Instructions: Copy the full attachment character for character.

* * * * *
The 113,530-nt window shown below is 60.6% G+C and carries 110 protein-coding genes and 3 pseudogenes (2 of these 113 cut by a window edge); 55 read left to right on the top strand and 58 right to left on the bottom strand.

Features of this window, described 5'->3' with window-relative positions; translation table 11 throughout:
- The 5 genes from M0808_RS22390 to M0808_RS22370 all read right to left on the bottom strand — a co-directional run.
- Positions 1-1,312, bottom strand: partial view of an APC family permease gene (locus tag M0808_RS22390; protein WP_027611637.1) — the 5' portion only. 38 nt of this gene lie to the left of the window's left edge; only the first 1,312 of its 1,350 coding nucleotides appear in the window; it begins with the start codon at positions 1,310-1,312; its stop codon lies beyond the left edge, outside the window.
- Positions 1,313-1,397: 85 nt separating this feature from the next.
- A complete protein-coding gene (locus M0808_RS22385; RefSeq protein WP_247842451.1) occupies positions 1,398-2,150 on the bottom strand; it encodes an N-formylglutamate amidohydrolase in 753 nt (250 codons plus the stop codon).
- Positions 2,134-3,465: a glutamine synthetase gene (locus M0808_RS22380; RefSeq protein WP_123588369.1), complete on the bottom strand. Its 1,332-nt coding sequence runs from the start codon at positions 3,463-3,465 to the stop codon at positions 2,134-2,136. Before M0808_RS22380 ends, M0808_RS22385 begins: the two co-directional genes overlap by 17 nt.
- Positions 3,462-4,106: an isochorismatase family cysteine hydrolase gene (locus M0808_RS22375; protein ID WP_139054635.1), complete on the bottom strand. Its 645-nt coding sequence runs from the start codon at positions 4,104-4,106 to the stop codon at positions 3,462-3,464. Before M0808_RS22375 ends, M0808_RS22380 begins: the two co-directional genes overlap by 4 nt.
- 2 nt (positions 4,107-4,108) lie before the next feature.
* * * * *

The 113,530-nt window shown below is 60.6% G+C and carries 110 protein-coding genes and 3 pseudogenes (2 of these 113 cut by a window edge); 55 read left to right on the top strand and 58 right to left on the bottom strand.

Features of this window, described 5'->3' with window-relative positions; translation table 11 throughout:
- The 5 genes from M0808_RS22390 to M0808_RS22370 all read right to left on the bottom strand — a co-directional run.
- Positions 1-1,312, bottom strand: partial view of an APC family permease gene (locus tag M0808_RS22390; protein WP_027611637.1) — the 5' portion only. 38 nt of this gene lie to the left of the window's left edge; only the first 1,312 of its 1,350 coding nucleotides appear in the window; it begins with the start codon at positions 1,310-1,312; its stop codon lies beyond the left edge, outside the window.
- Positions 1,313-1,397: 85 nt separating this feature from the next.
- A complete protein-coding gene (locus M0808_RS22385; RefSeq protein WP_247842451.1) occupies positions 1,398-2,150 on the bottom strand; it encodes an N-formylglutamate amidohydrolase in 753 nt (250 codons plus the stop codon).
- Positions 2,134-3,465: a glutamine synthetase gene (locus M0808_RS22380; RefSeq protein WP_123588369.1), complete on the bottom strand. Its 1,332-nt coding sequence runs from the start codon at positions 3,463-3,465 to the stop codon at positions 2,134-2,136. Before M0808_RS22380 ends, M0808_RS22385 begins: the two co-directional genes overlap by 17 nt.
- Positions 3,462-4,106: an isochorismatase family cysteine hydrolase gene (locus M0808_RS22375; protein ID WP_139054635.1), complete on the bottom strand. Its 645-nt coding sequence runs from the start codon at positions 4,104-4,106 to the stop codon at positions 3,462-3,464. Before M0808_RS22375 ends, M0808_RS22380 begins: the two co-directional genes overlap by 4 nt.
- 2 nt (positions 4,107-4,108) lie before the next feature.